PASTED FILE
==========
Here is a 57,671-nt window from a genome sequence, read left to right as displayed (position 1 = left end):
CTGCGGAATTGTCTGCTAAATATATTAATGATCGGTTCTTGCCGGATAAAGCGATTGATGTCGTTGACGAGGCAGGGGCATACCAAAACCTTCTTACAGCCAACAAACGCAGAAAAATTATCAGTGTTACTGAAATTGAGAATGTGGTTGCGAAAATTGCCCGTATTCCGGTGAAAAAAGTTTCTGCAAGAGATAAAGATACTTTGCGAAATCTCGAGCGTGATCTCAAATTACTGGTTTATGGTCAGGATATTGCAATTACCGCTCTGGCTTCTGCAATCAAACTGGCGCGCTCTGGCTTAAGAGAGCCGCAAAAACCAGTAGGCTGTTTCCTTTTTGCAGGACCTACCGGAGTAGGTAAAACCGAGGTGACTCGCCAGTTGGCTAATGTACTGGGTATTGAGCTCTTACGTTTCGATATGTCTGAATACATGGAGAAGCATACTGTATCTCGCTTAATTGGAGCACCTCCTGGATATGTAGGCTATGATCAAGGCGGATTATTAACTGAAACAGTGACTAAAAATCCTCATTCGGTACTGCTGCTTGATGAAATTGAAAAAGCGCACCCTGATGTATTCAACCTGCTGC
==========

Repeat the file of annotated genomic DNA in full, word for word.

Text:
Here is a 57,671-nt window from a genome sequence, read left to right as displayed (position 1 = left end):
CTGCGGAATTGTCTGCTAAATATATTAATGATCGGTTCTTGCCGGATAAAGCGATTGATGTCGTTGACGAGGCAGGGGCATACCAAAACCTTCTTACAGCCAACAAACGCAGAAAAATTATCAGTGTTACTGAAATTGAGAATGTGGTTGCGAAAATTGCCCGTATTCCGGTGAAAAAAGTTTCTGCAAGAGATAAAGATACTTTGCGAAATCTCGAGCGTGATCTCAAATTACTGGTTTATGGTCAGGATATTGCAATTACCGCTCTGGCTTCTGCAATCAAACTGGCGCGCTCTGGCTTAAGAGAGCCGCAAAAACCAGTAGGCTGTTTCCTTTTTGCAGGACCTACCGGAGTAGGTAAAACCGAGGTGACTCGCCAGTTGGCTAATGTACTGGGTATTGAGCTCTTACGTTTCGATATGTCTGAATACATGGAGAAGCATACTGTATCTCGCTTAATTGGAGCACCTCCTGGATATGTAGGCTATGATCAAGGCGGATTATTAACTGAAACAGTGACTAAAAATCCTCATTCGGTACTGCTGCTTGATGAAATTGAAAAAGCGCACCCTGATGTATTCAACCTGCTGC